2 October 2019

Guideline on the prevention of child labour

Reading time: 4 min.

Although child labour is banned worldwide, one child in ten is still affected. Some children are forced to work, some are helping their families to survive and in some cases child labour has cultural roots. Combating child labour is therefore a major challenge, and one that the REWE Group is addressing. REWE wants to prevent any form of child labour in its supply chains.


Throughout the world, according to the International Labour Organisation (ILO), more than 218 million children between the ages of 5 and 17 are currently working to provide for themselves and their families. Child workers who are not enslaved or involved in prostitution are usually working in agriculture – often under great physical stress and at significant risk of contact with dangerous pesticides. In most cases, moreover, they remain illiterate. Preventing child labour requires effective laws – and education. Yet both are lacking in many of the countries where child labour occurs, countries in which the REWE Group, too, purchases raw materials. The risk of child labour is especially high in the production and processing of cocoa, coffee, cotton, fruits and vegetables, textiles and natural stone.

Our goals

To combat child labour in its brands’ supply chains, the REWE Group has set itself five goals: Its guidelines on preventing child labour are to be distributed to all current and new business partners. They, in turn, must communicate the guidelines to their production facilities. By 2025, a grievance mechanism is to be established for all relevant suppliers that specifically addresses the issue of child labour. By 2030, the relevant production sites of strategically important suppliers are to undergo training, and the topic of child labour is to be included in the Capacity Building Programme. In addition, the company intends to devote more attention to unauthorised subcontracts and to work toward ensuring that existing as well as new projects pay a living wage.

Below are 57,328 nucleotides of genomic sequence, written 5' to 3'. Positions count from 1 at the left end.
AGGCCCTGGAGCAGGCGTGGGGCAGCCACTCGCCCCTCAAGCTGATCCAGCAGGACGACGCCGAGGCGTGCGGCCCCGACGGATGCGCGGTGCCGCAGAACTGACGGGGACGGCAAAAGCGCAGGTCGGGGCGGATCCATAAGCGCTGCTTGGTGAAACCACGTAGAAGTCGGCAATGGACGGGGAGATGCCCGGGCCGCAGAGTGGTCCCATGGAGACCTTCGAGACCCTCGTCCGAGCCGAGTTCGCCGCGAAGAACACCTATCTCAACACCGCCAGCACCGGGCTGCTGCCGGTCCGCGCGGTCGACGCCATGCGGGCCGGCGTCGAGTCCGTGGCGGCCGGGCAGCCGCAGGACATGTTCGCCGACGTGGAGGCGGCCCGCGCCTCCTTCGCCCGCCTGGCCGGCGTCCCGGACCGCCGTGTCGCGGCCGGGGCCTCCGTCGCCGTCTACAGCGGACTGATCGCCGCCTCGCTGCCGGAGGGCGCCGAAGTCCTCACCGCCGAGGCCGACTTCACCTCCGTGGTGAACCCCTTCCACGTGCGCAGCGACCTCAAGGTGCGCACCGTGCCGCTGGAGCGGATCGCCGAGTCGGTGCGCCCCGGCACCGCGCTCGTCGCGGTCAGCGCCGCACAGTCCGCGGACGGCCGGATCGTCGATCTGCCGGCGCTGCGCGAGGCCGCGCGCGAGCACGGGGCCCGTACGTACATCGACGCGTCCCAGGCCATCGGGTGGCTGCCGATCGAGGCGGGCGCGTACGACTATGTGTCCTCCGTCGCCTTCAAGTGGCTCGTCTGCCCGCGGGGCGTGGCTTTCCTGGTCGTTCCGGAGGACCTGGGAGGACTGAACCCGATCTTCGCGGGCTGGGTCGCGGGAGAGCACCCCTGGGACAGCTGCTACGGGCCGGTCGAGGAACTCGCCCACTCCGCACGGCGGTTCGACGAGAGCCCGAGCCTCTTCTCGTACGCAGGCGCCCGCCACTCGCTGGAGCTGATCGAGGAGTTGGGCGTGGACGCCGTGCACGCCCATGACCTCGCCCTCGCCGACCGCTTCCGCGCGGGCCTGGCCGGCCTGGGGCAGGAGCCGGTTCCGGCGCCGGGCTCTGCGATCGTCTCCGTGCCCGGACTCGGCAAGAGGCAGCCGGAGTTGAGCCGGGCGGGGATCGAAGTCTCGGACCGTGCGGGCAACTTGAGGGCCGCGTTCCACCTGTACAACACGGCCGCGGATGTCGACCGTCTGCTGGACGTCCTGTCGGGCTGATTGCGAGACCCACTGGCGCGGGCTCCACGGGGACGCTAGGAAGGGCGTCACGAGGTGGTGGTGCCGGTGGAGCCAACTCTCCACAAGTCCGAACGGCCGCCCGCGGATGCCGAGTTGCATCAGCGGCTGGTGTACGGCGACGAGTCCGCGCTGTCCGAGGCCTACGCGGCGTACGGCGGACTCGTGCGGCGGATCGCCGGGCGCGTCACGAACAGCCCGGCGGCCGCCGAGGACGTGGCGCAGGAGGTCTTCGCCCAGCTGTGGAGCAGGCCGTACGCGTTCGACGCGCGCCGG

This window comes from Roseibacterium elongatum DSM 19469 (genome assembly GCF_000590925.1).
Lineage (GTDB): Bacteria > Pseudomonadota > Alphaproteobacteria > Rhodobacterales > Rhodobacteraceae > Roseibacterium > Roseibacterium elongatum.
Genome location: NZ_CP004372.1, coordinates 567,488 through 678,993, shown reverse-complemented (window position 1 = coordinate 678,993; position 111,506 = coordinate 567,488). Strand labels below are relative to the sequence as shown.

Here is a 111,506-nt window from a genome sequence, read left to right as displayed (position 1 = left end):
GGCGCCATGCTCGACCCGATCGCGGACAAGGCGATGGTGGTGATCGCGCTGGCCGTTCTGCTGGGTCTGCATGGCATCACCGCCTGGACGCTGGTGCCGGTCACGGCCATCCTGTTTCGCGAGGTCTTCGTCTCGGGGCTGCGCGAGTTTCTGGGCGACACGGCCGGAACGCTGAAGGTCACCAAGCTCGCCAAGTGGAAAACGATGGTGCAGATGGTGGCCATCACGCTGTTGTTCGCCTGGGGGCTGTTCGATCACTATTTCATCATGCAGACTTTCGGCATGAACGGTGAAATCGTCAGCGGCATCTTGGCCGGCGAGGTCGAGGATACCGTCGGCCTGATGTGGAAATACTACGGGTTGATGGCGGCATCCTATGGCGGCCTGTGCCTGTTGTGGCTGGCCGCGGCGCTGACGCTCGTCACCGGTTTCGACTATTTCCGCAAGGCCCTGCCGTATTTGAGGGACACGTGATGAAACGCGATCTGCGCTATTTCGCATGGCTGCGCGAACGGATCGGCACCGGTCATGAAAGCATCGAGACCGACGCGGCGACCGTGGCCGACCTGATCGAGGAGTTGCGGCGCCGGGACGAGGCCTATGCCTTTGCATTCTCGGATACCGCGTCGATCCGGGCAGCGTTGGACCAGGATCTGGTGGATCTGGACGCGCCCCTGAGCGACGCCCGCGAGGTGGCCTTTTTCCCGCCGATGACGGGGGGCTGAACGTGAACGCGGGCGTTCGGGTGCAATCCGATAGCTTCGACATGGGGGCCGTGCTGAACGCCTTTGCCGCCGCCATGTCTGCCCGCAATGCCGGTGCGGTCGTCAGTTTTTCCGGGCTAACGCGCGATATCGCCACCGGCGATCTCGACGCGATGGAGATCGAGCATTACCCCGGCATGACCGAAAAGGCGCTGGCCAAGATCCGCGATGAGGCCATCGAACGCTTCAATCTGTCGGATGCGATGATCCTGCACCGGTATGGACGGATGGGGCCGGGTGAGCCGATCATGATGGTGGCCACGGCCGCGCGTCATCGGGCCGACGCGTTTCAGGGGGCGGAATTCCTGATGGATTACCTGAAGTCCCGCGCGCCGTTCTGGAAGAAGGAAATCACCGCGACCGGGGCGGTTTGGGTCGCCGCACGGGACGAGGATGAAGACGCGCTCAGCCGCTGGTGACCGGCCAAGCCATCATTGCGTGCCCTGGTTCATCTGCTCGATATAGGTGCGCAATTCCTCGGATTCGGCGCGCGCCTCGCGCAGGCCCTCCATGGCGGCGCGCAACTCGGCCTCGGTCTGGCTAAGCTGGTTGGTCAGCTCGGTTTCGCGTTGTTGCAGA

Our measures

To achieve its goals, the REWE Group purchases certified raw materials for the production of coffee, cocoa and cotton, for example, meaning that certain standards have been set for the prevention of child labour. This, as well as compliance with the ILO’s core labour standards for fruit and vegetable producers, is monitored through audits. The REWE Group has also integrated into its social improvement programme all production sites at the first level of the supply chain in specified risk countries. The sites are made aware of the REWE Group’s requirements concerning child labour. They must carry out audits according to recognised standards and participate in training sessions. Furthermore, the REWE Group has drawn up a set of measures, including requiring its business partners to appoint a person to take responsibility for preventing child labour, conducting age checks, and having subcontractors approved by the REWE Group. If the company finds that child labour is in fact taking place, it works with the Centre for Child Rights and Corporate Social Responsibility (CCR CSR) to find a comprehensive solution. Business partners must correct their internal procedures and provide financial support for the affected child until that child has reached the minimum age for employment.